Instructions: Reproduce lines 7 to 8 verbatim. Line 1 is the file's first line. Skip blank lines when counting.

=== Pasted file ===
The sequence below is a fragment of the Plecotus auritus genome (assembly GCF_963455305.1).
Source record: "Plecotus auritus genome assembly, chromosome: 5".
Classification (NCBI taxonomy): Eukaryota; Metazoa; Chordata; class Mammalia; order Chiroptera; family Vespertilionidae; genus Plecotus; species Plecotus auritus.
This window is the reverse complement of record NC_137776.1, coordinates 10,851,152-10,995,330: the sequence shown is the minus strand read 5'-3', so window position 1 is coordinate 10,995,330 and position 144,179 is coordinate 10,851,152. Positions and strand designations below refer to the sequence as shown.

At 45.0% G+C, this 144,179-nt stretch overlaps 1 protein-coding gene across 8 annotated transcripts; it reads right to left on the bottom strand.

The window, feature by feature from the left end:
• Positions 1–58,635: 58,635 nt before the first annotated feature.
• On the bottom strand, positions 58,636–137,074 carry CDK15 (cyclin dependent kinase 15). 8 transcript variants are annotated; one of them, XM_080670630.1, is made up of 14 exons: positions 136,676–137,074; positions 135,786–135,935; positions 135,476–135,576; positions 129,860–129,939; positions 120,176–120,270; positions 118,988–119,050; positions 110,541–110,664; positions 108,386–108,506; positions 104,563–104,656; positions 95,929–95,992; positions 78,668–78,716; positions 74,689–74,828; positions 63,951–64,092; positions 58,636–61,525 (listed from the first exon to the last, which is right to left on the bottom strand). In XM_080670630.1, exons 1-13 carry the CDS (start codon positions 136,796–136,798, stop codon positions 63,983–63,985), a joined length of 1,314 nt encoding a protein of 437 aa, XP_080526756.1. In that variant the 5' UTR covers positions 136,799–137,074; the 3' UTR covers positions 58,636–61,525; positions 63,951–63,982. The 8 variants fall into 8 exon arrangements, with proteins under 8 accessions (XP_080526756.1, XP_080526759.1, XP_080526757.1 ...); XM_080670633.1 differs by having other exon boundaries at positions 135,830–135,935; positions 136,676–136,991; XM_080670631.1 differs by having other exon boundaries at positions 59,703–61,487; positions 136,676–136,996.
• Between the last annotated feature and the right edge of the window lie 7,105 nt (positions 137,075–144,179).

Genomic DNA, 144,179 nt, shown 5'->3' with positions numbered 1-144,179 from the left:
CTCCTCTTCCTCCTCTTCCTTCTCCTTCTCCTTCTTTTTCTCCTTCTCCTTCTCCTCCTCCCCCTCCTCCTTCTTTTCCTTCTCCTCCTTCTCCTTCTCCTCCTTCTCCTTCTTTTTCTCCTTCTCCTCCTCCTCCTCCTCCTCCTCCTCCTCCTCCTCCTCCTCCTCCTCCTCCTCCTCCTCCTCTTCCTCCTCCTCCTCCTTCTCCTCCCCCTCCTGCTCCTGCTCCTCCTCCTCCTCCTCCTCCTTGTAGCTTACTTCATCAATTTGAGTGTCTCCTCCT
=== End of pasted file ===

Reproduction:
• Positions 1–58,635: 58,635 nt before the first annotated feature.
• On the bottom strand, positions 58,636–137,074 carry CDK15 (cyclin dependent kinase 15). 8 transcript variants are annotated; one of them, XM_080670630.1, is made up of 14 exons: positions 136,676–137,074; positions 135,786–135,935; positions 135,476–135,576; positions 129,860–129,939; positions 120,176–120,270; positions 118,988–119,050; positions 110,541–110,664; positions 108,386–108,506; positions 104,563–104,656; positions 95,929–95,992; positions 78,668–78,716; positions 74,689–74,828; positions 63,951–64,092; positions 58,636–61,525 (listed from the first exon to the last, which is right to left on the bottom strand). In XM_080670630.1, exons 1-13 carry the CDS (start codon positions 136,796–136,798, stop codon positions 63,983–63,985), a joined length of 1,314 nt encoding a protein of 437 aa, XP_080526756.1. In that variant the 5' UTR covers positions 136,799–137,074; the 3' UTR covers positions 58,636–61,525; positions 63,951–63,982. The 8 variants fall into 8 exon arrangements, with proteins under 8 accessions (XP_080526756.1, XP_080526759.1, XP_080526757.1 ...); XM_080670633.1 differs by having other exon boundaries at positions 135,830–135,935; positions 136,676–136,991; XM_080670631.1 differs by having other exon boundaries at positions 59,703–61,487; positions 136,676–136,996.